Baseball and the distinction between prejudice and discrimination

Racial and ethnic diversity among Major League Baseball (MLB) players has grown significantly since Jackie Robinson broke the color barrier on April 15, 1947. This past season, a record 259 players (or 29.8%) on the 2017 Opening Day active and inactive rosters for all 30 teams (total 868 players) were born outside of the U.S. (50 states), mostly notably from Latin America. In the 70 years since Jackie Robinson paved the way for minority players, the demographics of MLB rosters have changed drastically but, apparently, discrimination against African-Americans players persists.

At a recent MLB game in Fenway Park, Orioles center fielder Adam Jones, one of 62 African-American MLB players, reported having a bag of peanuts thrown at him and being called the “N-word a handful of times.” Afterwards, Jones lamented, “It's unfortunate that people need to resort to those types of epithets to degrade another human being. I'm trying to make a living for myself and for my family.”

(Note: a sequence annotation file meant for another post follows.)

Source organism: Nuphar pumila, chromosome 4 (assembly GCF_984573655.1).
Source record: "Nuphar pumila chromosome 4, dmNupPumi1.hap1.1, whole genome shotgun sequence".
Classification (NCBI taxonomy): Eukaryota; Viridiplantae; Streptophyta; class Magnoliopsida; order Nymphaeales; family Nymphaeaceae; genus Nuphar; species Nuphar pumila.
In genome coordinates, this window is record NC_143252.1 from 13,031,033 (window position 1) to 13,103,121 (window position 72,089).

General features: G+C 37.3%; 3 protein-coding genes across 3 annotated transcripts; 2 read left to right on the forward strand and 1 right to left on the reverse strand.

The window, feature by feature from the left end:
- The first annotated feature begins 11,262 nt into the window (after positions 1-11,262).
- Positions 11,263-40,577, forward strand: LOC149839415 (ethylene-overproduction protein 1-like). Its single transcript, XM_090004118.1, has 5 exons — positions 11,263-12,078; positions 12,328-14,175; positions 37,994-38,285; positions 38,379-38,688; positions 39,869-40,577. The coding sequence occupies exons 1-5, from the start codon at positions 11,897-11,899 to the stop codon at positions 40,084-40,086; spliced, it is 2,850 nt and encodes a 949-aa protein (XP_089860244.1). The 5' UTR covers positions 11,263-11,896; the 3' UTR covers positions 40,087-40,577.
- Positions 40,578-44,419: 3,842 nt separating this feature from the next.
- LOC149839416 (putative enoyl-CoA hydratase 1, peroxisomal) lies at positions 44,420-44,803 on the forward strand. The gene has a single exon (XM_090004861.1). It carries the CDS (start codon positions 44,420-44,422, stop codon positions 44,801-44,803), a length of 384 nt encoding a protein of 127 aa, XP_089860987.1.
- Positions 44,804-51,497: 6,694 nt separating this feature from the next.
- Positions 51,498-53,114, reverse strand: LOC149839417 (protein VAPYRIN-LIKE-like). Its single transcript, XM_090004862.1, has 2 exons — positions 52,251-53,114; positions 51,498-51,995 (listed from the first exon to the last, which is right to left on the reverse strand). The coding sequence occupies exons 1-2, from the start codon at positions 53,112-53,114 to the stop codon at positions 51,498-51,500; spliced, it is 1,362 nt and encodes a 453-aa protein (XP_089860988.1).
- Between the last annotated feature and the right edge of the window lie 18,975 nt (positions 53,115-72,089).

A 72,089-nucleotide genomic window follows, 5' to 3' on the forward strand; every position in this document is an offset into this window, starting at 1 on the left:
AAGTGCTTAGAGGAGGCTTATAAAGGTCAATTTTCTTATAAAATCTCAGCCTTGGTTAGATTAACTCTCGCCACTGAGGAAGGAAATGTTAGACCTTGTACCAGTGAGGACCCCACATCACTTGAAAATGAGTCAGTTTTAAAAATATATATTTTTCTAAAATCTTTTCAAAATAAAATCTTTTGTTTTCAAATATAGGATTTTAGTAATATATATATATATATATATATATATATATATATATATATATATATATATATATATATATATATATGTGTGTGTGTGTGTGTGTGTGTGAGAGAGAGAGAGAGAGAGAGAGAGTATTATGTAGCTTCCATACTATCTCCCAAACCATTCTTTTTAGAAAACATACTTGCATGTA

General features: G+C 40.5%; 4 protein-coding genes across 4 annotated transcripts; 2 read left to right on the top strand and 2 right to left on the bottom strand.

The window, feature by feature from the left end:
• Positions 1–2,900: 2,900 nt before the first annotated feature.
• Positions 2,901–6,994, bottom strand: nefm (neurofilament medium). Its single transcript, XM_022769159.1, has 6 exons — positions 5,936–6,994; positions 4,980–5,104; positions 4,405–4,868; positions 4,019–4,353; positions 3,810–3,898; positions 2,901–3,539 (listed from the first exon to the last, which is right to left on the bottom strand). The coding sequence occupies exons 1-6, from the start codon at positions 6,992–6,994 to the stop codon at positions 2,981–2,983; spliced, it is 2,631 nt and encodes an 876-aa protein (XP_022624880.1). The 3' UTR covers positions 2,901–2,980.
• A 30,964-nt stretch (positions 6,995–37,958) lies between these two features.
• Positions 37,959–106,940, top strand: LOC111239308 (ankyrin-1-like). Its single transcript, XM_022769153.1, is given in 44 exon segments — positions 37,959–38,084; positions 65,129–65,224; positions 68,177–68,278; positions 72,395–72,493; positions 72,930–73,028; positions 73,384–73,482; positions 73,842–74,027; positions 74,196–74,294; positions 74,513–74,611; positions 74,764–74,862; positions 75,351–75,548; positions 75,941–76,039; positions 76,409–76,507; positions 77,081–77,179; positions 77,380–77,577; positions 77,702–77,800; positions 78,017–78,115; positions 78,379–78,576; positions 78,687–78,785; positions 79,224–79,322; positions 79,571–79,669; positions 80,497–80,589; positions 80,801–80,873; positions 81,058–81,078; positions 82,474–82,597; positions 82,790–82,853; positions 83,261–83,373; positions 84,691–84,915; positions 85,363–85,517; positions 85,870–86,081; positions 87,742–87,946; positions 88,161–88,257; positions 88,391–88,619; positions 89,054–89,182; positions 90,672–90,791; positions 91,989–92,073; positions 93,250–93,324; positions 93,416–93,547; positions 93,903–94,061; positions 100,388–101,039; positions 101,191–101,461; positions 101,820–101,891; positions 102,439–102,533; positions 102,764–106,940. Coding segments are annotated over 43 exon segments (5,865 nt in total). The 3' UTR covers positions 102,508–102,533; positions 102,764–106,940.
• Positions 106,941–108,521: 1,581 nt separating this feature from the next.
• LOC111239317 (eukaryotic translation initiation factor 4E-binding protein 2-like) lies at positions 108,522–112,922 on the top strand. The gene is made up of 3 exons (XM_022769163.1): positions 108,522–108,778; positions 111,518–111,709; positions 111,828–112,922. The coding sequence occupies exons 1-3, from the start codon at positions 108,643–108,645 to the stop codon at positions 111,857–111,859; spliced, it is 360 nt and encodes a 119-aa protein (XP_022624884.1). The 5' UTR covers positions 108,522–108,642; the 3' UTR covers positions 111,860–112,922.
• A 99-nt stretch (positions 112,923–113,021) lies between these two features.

Jones is not the only African-American baseball player to have expressed consternation about “a long history of these incidents” at Fenway Park. And this sort of behavior during sporting events is, of course, not a scourge particular to a specific sport or place. For example, soccer matches played in Europe and elsewhere have long struggled with the sad and conspicuous problem of overtly racist fan behavior.

To their credit, the Red Sox organization quickly issued an apology to Jones and to the Orioles for what transpired and expressed disgust for “the conduct of an ignorant few,” expressing resolve to swiftly and forcefully address such infractions in the future, including lifetime bans for perpetrators.

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